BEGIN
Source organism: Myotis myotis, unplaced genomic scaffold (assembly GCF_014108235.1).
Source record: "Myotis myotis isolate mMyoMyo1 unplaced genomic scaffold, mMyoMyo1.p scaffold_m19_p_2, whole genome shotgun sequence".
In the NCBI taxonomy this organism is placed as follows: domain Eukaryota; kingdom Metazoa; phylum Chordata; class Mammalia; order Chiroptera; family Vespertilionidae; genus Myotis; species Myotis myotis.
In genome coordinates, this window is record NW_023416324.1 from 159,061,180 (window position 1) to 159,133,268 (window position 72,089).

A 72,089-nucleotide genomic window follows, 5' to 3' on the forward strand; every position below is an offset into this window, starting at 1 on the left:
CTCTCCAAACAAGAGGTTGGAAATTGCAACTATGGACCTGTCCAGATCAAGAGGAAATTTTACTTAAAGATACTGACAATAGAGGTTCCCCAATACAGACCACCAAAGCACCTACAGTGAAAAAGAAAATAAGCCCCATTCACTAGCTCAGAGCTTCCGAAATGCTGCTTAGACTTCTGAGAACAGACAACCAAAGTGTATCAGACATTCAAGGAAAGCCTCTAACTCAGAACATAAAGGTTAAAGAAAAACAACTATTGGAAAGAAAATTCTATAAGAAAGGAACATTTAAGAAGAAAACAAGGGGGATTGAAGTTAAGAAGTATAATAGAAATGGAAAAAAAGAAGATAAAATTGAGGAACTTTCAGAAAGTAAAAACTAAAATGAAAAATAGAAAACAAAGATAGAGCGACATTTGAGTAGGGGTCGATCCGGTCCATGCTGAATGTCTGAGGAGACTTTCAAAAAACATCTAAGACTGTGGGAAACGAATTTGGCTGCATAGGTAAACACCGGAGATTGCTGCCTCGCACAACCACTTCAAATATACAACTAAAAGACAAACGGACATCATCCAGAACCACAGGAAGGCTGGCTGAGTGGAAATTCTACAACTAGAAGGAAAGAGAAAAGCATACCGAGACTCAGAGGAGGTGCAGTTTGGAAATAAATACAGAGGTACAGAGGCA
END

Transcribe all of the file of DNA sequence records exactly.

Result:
Source organism: Myotis myotis, unplaced genomic scaffold (assembly GCF_014108235.1).
Source record: "Myotis myotis isolate mMyoMyo1 unplaced genomic scaffold, mMyoMyo1.p scaffold_m19_p_2, whole genome shotgun sequence".
In the NCBI taxonomy this organism is placed as follows: domain Eukaryota; kingdom Metazoa; phylum Chordata; class Mammalia; order Chiroptera; family Vespertilionidae; genus Myotis; species Myotis myotis.
In genome coordinates, this window is record NW_023416324.1 from 159,061,180 (window position 1) to 159,133,268 (window position 72,089).

A 72,089-nucleotide genomic window follows, 5' to 3' on the forward strand; every position below is an offset into this window, starting at 1 on the left:
CTCTCCAAACAAGAGGTTGGAAATTGCAACTATGGACCTGTCCAGATCAAGAGGAAATTTTACTTAAAGATACTGACAATAGAGGTTCCCCAATACAGACCACCAAAGCACCTACAGTGAAAAAGAAAATAAGCCCCATTCACTAGCTCAGAGCTTCCGAAATGCTGCTTAGACTTCTGAGAACAGACAACCAAAGTGTATCAGACATTCAAGGAAAGCCTCTAACTCAGAACATAAAGGTTAAAGAAAAACAACTATTGGAAAGAAAATTCTATAAGAAAGGAACATTTAAGAAGAAAACAAGGGGGATTGAAGTTAAGAAGTATAATAGAAATGGAAAAAAAGAAGATAAAATTGAGGAACTTTCAGAAAGTAAAAACTAAAATGAAAAATAGAAAACAAAGATAGAGCGACATTTGAGTAGGGGTCGATCCGGTCCATGCTGAATGTCTGAGGAGACTTTCAAAAAACATCTAAGACTGTGGGAAACGAATTTGGCTGCATAGGTAAACACCGGAGATTGCTGCCTCGCACAACCACTTCAAATATACAACTAAAAGACAAACGGACATCATCCAGAACCACAGGAAGGCTGGCTGAGTGGAAATTCTACAACTAGAAGGAAAGAGAAAAGCATACCGAGACTCAGAGGAGGTGCAGTTTGGAAATAAATACAGAGGTACAGAGGCA